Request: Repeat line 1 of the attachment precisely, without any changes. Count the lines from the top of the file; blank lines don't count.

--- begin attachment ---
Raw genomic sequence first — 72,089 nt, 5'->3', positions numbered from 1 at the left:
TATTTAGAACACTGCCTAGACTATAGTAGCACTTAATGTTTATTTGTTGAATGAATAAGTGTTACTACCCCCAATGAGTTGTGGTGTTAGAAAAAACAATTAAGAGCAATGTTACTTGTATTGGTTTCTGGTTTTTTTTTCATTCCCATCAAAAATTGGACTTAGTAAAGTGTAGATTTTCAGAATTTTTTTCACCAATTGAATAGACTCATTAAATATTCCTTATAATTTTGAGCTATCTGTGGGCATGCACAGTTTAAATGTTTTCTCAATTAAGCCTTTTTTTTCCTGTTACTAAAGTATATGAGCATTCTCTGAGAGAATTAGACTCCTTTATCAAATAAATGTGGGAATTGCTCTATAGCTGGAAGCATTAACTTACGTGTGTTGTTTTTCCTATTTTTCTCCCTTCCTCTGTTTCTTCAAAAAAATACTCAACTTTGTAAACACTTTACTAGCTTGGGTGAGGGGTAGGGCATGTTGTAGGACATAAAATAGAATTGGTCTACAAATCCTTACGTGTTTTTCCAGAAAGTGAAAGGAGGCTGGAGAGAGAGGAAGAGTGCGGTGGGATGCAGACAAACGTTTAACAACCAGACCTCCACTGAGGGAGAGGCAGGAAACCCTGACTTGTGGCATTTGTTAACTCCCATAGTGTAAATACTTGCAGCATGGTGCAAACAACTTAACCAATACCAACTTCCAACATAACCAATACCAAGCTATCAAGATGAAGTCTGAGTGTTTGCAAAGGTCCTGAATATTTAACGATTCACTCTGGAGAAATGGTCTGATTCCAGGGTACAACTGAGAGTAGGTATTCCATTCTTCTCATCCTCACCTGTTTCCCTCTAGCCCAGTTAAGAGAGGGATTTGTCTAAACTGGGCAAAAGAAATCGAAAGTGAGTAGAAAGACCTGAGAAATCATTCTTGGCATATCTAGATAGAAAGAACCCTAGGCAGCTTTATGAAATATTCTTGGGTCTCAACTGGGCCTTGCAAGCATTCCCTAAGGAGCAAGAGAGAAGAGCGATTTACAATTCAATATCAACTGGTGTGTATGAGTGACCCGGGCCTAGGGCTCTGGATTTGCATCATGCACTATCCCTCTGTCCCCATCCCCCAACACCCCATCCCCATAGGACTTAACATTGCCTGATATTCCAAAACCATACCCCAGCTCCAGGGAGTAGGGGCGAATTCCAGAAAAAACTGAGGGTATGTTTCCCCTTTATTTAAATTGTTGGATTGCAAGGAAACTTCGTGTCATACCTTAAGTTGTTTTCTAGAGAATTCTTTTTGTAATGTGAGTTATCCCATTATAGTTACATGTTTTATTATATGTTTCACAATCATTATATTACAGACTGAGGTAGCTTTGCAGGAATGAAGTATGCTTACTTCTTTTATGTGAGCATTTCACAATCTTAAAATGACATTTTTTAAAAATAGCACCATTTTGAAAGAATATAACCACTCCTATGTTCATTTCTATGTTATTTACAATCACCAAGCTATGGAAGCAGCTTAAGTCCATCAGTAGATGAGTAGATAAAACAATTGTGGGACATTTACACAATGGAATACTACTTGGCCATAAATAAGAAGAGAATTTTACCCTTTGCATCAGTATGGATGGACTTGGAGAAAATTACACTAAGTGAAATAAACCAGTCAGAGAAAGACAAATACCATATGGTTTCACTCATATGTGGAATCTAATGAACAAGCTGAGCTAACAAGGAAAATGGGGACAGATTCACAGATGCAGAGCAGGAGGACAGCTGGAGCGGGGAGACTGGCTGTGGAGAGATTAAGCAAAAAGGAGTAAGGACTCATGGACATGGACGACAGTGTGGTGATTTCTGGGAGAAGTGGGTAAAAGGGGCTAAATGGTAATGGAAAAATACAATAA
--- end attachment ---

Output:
Raw genomic sequence first — 72,089 nt, 5'->3', positions numbered from 1 at the left: